Many food producers want to expose your food to radiation -- zapping it with high levels of ionized rays. Why? Because doing so can protect you from food poisoning.
The Centers for Disease Control and Prevention says that, on average, more than 1 million Americans are poisoned every week by something they ate, and food poisoning kills about 5,000 people each year.
Rainer Mueller knows the real dangers of food poisoning because years ago, it happened to his son.
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"He ate a hamburger, got sick, and within 10 days was dead. Thirteen years old, never a chance to do anything," he said. "He was captain of the soccer team, a quality straight-A student. He was a great kid."
A grieving Mueller joined a group called Safe Tables Our Priority (STOP), which lobbies to mandate cleaner food, but then he discovered that totally clean food is often a myth.
"It's impossible to get food completely clean, especially if the bacteria are inside the food," he said. "You can scrub the outside all you want, and you'll get it clean, but you won't get it safe."
There is one proven way to make food safer: irradiate it.
Irradiation is the process of moving food through a stream of ionized energy. It's a little like an X-ray machine, except the point is to kill bacteria.
Studies show that irradiation works. Irradiated meat stays fresh twice as long, and irradiated strawberries can last up to three weeks on the shelf.
Astronauts have been eating irradiated food for years, because NASA doesn't want to worry about them getting food poisoning.
Omaha Steaks, a gourmet mail-order meat company, irradiates all its hamburger meat and is confident in the safety of its irradiated products. In fact, ground meat that's not irradiated should come with a danger warning label, says the company's president Bruce Simon, because no matter how carefully anyone disinfects a production plant, they can never kill all the harmful bacteria.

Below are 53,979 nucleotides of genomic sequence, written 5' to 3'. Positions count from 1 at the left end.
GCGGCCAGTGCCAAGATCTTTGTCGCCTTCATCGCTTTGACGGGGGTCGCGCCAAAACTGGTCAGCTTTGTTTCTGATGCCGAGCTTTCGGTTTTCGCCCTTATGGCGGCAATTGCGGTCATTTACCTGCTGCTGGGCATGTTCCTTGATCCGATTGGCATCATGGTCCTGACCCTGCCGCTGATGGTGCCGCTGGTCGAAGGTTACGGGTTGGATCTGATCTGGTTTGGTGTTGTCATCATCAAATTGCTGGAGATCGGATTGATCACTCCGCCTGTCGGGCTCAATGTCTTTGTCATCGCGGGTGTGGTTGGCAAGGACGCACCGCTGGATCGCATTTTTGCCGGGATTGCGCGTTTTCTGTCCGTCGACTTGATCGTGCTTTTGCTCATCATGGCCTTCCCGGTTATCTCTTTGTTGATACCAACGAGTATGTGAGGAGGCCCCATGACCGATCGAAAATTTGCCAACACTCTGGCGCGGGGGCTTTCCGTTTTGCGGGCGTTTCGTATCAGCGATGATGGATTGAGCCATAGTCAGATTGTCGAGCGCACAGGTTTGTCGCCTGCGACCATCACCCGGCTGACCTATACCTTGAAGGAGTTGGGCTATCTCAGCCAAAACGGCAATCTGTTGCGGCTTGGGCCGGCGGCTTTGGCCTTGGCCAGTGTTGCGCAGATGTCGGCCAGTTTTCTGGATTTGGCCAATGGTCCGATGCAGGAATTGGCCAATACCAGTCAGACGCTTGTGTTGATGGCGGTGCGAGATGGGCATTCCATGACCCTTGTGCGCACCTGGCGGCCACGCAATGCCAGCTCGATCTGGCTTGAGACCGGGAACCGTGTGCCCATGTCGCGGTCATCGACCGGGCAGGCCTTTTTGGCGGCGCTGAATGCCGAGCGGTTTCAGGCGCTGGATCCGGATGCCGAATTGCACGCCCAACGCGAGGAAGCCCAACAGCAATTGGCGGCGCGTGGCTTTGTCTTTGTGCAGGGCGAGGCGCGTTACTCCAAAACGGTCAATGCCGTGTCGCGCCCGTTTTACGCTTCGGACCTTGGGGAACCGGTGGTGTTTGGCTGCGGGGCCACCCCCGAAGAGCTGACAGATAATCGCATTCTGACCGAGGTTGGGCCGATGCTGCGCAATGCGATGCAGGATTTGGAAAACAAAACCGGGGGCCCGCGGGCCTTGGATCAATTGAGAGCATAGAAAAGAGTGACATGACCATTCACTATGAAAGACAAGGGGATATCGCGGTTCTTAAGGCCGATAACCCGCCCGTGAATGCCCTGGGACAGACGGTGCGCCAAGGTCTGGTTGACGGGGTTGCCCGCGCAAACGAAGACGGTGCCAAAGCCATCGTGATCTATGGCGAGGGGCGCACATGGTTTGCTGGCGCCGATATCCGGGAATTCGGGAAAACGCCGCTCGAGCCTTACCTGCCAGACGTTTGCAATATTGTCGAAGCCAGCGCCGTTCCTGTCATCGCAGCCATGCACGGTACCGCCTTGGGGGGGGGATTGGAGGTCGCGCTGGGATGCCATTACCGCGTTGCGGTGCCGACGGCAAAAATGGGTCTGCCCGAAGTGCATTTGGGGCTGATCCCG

"Our plants are cleaner than any emergency room I've ever been in," said Simon. "But it only takes four cells to make a person sick. At least with irradiation I know I can kill those cells."
With so much food-borne illness, why doesn't America irradiate more food?
Because radiation scares people.
"You hear irradiation and you think nuclear energy and you think of meltdowns," said nutritionist Ruth Kava of the American Council on Science and Health. "Chernobyl, Three Mile Island -- all those, and yet it's nothing like that."
Years ago, small environmental groups held anti-irradiation protests, shouting things like, "Don't nuke our food!" and "Irradiation is unnecessary!"
They were successful at getting noticed and at getting other people to worry.
Wenonah Hauter, president of the protest group Food and Water Watch and author of "Zapped: Irradiation and the Death of Food," claims that irradiated food causes "cancer, premature death, and lower body weight."
Her group's Web site is filled with citations of impressive-sounding studies, but when "20/20" looked at these studies, one actually said that irradiation has "no adverse effects on the survival rate [or] body weight."
"Well, there's a large body of evidence that shows that lab animals experience these problems," Hauter said.